Brazil Economic Outlook
Recently released data supports upbeat GDP projections for Q1: Monthly activity stepped on the gas in February, expanding 3.3% on a seasonally adjusted basis (January: -0.1% s.a. mom) and surprising markets with the strongest reading since June 2020. An improvement in the services sector largely drove the upturn. Meanwhile, the manufacturing PMI revealed conditions deteriorated at a slower rate in Q1. Meanwhile, the trade goods balance recorded the largest surplus in the series’ history in March. Moving to Q2, conditions in the services sector strengthened at the steepest pace in nine months in April. Additionally, as inflation receded through April—when it hit a 30-month low—the Central Bank held fire in May, giving consumer budgets some breathing room. However, spillovers from a likely higher unemployment rate could be capping private spending growth in Q2.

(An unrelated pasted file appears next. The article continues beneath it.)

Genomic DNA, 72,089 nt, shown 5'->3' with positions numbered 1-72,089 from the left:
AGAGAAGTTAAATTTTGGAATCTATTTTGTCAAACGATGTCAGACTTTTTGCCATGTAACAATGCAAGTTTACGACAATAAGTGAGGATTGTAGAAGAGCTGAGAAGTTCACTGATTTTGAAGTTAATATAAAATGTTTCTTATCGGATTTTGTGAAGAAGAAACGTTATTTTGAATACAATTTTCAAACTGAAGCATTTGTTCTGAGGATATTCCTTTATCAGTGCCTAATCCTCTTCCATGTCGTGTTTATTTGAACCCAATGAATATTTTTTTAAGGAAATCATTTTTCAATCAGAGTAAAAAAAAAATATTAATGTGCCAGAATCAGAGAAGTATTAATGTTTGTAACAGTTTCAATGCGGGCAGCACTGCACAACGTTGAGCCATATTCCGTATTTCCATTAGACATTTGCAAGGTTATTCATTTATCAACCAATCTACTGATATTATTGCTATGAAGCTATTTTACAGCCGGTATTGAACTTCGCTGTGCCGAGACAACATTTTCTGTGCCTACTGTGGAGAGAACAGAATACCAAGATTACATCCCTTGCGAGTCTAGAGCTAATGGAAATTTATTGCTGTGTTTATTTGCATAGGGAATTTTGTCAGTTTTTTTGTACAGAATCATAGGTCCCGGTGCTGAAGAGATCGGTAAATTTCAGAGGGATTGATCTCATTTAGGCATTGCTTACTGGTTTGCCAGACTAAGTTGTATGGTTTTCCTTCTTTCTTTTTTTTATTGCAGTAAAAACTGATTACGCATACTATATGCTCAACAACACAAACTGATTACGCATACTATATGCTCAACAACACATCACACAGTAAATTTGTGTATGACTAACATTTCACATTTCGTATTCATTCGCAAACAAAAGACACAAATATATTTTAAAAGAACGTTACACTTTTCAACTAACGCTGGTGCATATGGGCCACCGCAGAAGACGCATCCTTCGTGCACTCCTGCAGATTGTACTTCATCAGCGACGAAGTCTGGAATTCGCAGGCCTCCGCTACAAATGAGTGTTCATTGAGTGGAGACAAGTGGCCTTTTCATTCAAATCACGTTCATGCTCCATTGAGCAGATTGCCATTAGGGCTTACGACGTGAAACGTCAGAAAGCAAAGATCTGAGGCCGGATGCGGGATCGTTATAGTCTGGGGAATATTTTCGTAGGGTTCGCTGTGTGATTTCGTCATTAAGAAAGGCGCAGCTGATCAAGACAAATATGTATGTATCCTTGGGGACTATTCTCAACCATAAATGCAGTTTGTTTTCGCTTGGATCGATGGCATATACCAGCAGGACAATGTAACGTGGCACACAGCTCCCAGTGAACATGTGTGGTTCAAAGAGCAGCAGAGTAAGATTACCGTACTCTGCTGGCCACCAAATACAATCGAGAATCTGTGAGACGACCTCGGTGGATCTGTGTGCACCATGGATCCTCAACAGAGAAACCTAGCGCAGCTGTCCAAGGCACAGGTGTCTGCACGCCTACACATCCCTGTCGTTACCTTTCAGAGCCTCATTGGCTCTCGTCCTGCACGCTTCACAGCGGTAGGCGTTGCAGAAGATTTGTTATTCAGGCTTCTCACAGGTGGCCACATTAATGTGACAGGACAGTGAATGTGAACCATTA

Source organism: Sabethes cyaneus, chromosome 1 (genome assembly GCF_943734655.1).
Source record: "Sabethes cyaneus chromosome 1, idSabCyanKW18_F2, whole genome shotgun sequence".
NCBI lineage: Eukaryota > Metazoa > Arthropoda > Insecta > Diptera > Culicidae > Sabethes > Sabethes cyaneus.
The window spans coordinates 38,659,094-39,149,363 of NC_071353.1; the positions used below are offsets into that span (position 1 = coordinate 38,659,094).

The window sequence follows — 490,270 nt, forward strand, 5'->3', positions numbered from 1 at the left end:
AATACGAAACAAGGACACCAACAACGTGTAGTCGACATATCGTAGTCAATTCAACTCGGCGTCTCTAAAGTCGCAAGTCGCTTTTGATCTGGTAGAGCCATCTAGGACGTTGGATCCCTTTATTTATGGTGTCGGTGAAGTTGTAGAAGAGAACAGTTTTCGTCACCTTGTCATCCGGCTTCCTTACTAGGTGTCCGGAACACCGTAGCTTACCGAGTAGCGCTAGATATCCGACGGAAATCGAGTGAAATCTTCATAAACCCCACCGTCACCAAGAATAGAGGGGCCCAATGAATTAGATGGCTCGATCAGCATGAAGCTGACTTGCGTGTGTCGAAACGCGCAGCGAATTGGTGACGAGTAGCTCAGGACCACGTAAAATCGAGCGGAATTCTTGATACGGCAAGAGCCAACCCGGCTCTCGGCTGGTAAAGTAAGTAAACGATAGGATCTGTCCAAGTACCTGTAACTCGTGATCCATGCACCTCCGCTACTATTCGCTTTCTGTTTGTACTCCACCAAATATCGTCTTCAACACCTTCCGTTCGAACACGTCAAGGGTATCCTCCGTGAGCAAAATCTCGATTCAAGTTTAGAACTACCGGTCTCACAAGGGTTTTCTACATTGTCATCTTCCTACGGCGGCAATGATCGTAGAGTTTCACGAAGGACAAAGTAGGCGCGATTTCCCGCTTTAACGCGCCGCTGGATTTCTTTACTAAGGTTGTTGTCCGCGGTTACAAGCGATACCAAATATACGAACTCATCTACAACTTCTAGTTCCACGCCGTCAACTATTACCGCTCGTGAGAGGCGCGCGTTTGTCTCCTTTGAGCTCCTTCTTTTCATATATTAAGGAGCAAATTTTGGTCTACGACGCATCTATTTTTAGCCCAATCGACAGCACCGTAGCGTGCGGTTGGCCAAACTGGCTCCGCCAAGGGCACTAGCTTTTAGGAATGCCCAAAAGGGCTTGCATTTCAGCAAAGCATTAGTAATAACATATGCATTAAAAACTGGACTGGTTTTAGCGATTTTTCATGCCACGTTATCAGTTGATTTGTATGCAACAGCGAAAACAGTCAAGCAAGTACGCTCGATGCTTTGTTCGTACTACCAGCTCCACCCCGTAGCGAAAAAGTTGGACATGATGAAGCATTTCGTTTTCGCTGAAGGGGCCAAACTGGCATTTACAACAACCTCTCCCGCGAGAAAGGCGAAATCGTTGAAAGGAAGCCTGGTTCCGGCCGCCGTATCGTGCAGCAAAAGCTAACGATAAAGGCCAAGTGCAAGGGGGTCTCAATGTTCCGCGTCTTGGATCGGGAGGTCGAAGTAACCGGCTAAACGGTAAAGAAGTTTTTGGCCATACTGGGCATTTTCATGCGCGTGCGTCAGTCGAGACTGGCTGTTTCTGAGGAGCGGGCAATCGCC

Inflation receded to 4.2% in April (March: 4.7%). Our panel expects the downward trend to continue in Q2, but inflation is set to pick up again in H2 2023. Overall, in 2023, inflation will average lower than in 2022 but be well above the Central Bank’s 3.5% target. Upside risks include a weaker-than-expected Brazilian real and premature monetary policy easing.